Tuesday, May 27, 2014
Seven questions with ... Andy from A Day For Strange Birds
I love getting emails from musicians who want me to check out their work ... I check out every single one I receive and 9 times out of 10 I like what I hear.
Case in point is A Day For Strange Birds ... an ambient, post-rock project from San Antonio, Texas. Maybe I'm a sucker for 'out there' names but I really connected with 'the sound between the noise' and really recommend it.
Anyway, I got talking with Andy, the man behind A Day For Strange Birds and asked him to complete my wee blog interview ... this is what he had to say:
1) Who are you and what do you do?
I am Andy PS, a guitarist, bassist, and general noisemaker based in San Antonio, TX. The latest project I have been working on is A Day For Strange Birds (ADFSB).
2) What are you working on at the moment?
After finishing my first full length album for ADFSB, I’m plotting what projects to undertake next. My creative process usually works in concepts, which unfortunately either come very quickly or operate on a geologic time scale. Hopefully I’ll put some more craziness out into the ether sometime in the next couple months.
3) Who inspires you?
- Name an artist who has inspired you.
There are so many! While working on A Day For Strange Birds I’ve found myself drawing on influences from Lou Reed, William Basinski, Sigur Ros, Godspeed You! Black Emporer, and Brian Eno. But, primary among all of these is my father who is an amazing guitar player.
- Name place that has inspired you.
I think some of the desolate sounds that I’ve made come from my Midwestern upbringing and seeing the ruins of once great cities.
- Name some "thing" that has inspired you.
Talking to other musicians or people that appreciate music. It’s amazing to see what people love, what they can’t stand, and what they have memories tied into.
4) What drives you to do what you do?
For me, creating something out of nothing and watching it take shape is one of the best things in life. My family and friends have always pushed me to keep going and not be afraid to try new things.
ADFSB is completely different from any of the previous projects I’ve worked on, and I want to continue to see what I can come up with next.
5) What values do you wish your creativity to express?
When I started A Day For Strange Birds it was an exploration of the intricacies of sounds guitars can create. Some of the tracks build on top of old recordings I’ve done by myself or with others and I wanted to use it as a representation of where I started and where I’m going.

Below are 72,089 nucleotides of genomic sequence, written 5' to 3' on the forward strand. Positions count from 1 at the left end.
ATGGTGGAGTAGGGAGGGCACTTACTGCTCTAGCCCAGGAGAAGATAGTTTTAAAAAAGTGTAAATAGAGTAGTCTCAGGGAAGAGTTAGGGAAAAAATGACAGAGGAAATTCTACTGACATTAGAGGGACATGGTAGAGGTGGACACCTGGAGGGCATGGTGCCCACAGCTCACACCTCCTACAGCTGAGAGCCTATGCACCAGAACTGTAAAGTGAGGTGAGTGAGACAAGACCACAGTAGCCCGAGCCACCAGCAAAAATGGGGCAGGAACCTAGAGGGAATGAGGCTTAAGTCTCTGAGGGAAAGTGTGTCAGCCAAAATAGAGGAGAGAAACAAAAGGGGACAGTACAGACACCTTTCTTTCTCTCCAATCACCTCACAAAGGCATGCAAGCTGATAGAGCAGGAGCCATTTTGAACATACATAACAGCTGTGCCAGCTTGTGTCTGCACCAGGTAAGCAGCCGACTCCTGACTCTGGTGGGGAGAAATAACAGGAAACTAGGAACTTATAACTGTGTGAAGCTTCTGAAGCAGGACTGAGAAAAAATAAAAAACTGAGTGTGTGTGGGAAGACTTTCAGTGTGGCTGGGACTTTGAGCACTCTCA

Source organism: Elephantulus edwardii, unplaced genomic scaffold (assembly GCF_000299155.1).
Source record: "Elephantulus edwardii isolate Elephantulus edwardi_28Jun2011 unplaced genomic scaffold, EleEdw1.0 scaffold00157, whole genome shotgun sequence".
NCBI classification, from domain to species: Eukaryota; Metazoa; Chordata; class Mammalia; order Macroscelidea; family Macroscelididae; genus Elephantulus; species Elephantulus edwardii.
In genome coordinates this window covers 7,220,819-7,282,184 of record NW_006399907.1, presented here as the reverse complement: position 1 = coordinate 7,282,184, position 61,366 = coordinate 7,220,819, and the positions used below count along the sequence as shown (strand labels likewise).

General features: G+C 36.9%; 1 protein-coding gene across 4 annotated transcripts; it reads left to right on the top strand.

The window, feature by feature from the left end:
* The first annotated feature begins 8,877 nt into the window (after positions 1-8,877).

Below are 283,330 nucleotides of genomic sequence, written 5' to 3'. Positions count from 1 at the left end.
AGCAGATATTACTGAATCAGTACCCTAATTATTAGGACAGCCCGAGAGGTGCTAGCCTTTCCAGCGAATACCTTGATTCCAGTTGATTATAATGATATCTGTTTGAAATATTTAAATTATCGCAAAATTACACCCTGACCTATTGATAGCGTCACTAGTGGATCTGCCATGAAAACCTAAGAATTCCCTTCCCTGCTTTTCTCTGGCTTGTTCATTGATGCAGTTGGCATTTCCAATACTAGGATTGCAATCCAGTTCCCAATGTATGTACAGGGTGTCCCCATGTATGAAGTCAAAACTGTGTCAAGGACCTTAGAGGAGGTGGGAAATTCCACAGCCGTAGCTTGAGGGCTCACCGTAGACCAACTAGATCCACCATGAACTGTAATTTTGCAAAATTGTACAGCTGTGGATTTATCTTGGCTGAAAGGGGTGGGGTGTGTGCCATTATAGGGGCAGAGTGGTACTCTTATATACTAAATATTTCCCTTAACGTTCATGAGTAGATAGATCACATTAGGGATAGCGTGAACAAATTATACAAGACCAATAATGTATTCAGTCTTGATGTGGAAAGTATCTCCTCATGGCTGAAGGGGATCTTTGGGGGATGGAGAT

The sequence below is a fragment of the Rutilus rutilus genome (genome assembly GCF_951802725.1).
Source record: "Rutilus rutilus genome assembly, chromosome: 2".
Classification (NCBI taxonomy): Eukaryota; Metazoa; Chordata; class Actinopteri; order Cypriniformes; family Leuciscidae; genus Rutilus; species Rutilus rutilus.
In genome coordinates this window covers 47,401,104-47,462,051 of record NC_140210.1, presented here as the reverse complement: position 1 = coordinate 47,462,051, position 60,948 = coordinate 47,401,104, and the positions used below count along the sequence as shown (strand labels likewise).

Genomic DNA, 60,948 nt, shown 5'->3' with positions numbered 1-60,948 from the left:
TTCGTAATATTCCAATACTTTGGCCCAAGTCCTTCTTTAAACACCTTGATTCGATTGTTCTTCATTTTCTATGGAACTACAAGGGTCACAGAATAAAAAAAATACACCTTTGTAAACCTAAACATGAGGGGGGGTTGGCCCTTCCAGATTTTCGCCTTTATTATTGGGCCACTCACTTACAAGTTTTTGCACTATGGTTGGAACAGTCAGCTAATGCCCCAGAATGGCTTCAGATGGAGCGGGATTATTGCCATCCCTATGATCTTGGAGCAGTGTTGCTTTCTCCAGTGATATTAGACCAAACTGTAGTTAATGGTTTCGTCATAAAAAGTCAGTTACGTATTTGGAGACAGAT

Everything I’ve put out with this project has been available for free. I realized that putting a valuation on music can limit its reach and wasn’t really something I was comfortable. So the approach has been to create it and release it into the wild.
Overall I’ve been operating on credo that one should strive to make art, make noise, be active, be the worst at something or the best at something but enjoy what you do.
6) What role does community play in what you do?
Community has always been a big part in playing music for me. Making friends with fellow music makers and supporting each other is what it should always be about. When I was a kid I hung around, and was involved in, the music scene in my hometown (Mt. Pleasant, MI); which was cool because everyone sort of did their own thing but we would all meet and share it at whatever venue we could get (sometimes it was a church, sometimes it was the record store, other times a coffee shop or someones house).
Now, I’ve found a similar community online through social media and music sharing sites and it’s really encouraging to see when people enjoy the noise I’ve been working on.
Some of the pettiness that I see from a lot of mainstream artists completely goes against what music should be.
7) What is next for what you do?
There are some ideas rattling around in my head but really I want to see where it takes me. It will either be a concept album of music based of my cross country travels or some sort of noisy guitar and bass symphonic experiment.
Something I’d really like to try my hand at would be working on soundtracks.
The uncertainty of what’s next is kind of exciting/terrifying but I really want to continue to grow and continue to sonically evolve.
If ambient, post-rock soundscapes are your thing ... then I would highly recommend 'the sound between the noise' which is available for 'pay what you want' on Bandcamp.